The Saints of God

imagesSo what does it mean when we talk about the saints of God on this all Saints” Day.   Below is a Poem Entitled “All Saints’ Day written by Ada Cambridge in 1867.

(1867) – Poem by Ada Cambridge

Blessed are they whose baby-souls are bright,
Whose brows are sealèd with the cross of light,
Whom God Himself has deign’d to robe in white—
Blessed are they!
infant-baptismBlessed are they who follow through the wild
His sacred footprints, as a little child;
Who strive to keep their garments undefiled—
Blessed are they!

Blessed are they who commune with the Christ,
Midst holy angels, at the Eucharist—
Who aye seek sunlight through the rain and mist—
Blessed are they!

Blessed are they—the strong in faith and grace—
Who humbly fill their own appointed place;
They who with steadfast patience run the race—
Blessed are they!

Blessed are they who suffer and endure—
They who through thorns and briars walk safe and sure;
Gold in the fire made beautiful and pure!—
Blessed are they!

Blessed are they on whom the angels wait,
To keep them facing the celestial gate,
To help them keep their vows inviolate—
Blessed are they!

Blessed are they to whom, at dead of night,—
In work, in prayer—though veiled from mortal sight,
The great King’s messengers bring love and light—
Blessed are they!

Blessed are they whose labours only cease
When God decrees the quiet, sweet release;
Who lie down calmly in the sleep of peace—
Blessed are they!

Whose dust is angel-guarded, where the flowers
And soft moss cover it, in this earth of ours;
Whose souls are roaming in celestial bowers—
Blessed are they!

Blessed are they—our precious ones—who trod
A pathway for us o’er the rock-strewn sod.
How are they number’d with the saints of God!
Blessed are they!

Blessed are they, elected to sit down
With Christ, in that day of supreme renown,
When His own Bride shall wear her bridal crown—
Blessed are they! 

all-saints-day-2Being a saint of God is not about honor, power, deed, or glory, but it is actually about an abiding relationship with the One who loved us first.  The word “saint” comes from the Greek word hagios, which means “consecrated to God, holy, sacred, pious.”   Such a description applies to all who are trying to walk as beloved children of the Most High God.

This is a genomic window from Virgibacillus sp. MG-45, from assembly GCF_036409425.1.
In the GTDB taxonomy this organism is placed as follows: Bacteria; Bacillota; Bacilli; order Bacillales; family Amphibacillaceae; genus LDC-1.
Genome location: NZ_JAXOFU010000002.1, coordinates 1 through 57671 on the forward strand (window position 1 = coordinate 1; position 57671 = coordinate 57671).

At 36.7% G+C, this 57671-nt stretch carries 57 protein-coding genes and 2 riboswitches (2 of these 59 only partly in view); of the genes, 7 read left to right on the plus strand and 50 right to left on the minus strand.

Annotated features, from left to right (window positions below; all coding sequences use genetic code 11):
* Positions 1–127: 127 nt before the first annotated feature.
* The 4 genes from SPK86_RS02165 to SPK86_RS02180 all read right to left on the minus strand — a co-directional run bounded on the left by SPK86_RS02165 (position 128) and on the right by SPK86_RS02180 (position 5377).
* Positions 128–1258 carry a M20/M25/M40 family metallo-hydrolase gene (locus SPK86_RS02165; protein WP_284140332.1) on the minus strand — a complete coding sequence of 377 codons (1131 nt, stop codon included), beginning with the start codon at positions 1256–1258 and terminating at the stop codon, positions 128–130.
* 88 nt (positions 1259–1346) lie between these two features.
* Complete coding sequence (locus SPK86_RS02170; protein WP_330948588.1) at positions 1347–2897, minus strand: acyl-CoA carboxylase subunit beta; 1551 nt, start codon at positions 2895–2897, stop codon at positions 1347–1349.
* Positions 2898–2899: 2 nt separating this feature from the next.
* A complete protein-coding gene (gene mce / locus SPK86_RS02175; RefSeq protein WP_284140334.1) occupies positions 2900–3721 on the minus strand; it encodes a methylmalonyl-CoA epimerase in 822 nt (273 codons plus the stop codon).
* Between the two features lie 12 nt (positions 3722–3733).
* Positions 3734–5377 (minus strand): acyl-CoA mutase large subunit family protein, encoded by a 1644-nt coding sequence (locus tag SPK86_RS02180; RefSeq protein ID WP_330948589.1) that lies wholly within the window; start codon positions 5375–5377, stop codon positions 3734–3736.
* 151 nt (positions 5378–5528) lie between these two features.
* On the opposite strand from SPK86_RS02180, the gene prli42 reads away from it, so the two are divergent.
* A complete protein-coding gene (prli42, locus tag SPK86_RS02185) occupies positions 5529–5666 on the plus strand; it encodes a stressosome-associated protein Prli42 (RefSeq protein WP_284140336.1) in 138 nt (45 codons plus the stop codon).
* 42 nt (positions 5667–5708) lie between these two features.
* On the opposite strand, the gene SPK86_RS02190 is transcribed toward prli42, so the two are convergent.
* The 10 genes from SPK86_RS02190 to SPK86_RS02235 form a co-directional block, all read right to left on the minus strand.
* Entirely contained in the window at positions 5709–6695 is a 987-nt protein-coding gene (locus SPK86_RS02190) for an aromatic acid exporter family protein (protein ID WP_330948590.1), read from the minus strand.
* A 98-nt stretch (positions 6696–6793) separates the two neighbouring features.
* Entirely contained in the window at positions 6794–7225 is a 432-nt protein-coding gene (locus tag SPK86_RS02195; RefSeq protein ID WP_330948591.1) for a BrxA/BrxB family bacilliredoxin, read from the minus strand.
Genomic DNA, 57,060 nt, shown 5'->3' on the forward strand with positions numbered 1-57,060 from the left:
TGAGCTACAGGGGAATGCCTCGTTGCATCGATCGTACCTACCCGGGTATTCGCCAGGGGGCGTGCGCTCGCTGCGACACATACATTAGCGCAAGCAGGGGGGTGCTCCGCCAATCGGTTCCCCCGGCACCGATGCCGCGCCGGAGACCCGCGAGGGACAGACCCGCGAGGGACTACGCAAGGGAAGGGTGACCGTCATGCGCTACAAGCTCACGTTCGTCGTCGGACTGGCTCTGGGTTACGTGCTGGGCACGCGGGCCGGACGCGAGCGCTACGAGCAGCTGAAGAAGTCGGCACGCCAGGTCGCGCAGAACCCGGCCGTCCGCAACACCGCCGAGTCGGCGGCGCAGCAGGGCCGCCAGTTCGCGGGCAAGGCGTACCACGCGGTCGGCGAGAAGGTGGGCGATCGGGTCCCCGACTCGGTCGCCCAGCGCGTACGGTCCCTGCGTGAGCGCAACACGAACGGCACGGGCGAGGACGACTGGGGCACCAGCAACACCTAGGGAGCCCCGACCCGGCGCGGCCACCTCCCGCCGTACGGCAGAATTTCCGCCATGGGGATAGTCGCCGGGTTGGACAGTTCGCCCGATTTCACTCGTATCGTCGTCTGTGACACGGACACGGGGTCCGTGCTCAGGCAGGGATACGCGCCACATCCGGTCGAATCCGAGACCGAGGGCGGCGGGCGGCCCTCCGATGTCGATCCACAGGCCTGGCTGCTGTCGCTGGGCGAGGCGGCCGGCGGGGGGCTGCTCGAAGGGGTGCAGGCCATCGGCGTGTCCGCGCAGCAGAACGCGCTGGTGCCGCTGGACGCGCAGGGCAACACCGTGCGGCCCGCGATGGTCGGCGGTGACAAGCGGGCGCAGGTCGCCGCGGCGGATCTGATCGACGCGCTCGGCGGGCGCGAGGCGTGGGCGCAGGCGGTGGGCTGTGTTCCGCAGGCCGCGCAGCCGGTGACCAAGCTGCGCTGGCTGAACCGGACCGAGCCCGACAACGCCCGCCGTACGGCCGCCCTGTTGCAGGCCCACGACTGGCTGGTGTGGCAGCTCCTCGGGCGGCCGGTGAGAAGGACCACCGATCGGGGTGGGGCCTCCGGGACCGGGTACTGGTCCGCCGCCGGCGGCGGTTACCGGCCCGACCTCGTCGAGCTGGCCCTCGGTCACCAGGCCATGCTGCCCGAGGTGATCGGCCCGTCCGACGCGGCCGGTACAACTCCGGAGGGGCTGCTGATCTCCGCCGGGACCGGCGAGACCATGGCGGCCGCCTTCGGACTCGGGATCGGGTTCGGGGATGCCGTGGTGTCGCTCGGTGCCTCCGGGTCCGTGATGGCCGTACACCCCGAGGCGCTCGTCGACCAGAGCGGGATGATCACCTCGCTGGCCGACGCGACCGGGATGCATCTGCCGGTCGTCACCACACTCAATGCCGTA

Therefore, scripturally speaking, the “saints” are the body of Christ, Christians, the church. All Christians are considered saints. All Christian are saints—and at the same time are called to be saints.  First Corinthians 1:2 states it clearly: “To the church of God in Corinth, to those sanctified in Christ Jesus and called to be holy…” The words “sanctified” and “holy” come from the same Greek root as the word that is commonly translated “saints.” Christians are saints by virtue of their relationship with Jesus Christ. Christians are called to be saints, to increasingly allow their daily life to more closely match their position in Christ.

We are made saints by God’s doing, but we live out that identity by our choice.  Once again that intertwining of our lives and will with God’s love and purpose.  Interestingly, it is also the intertwining of our lives with the other saints.  Biblically the word saint always is in a plural setting reminding us that we are truly one in Christ.

As the great hymn ‘I Sing a Song of the Saints of God” states:

logo colour cream bgThey lived not only in ages past; 
there are hundreds of thousands still. 
The world is bright with the joyous saints 
who love to do Jesus’ will. 
You can meet them in school, on the street, in the store, 
in church, by the sea, in the house next door; 
they are saints of God, whether rich or poor, 
and I mean to be one too. 

May we too have the courage to step into our identity as saints of God.

Amenimages-1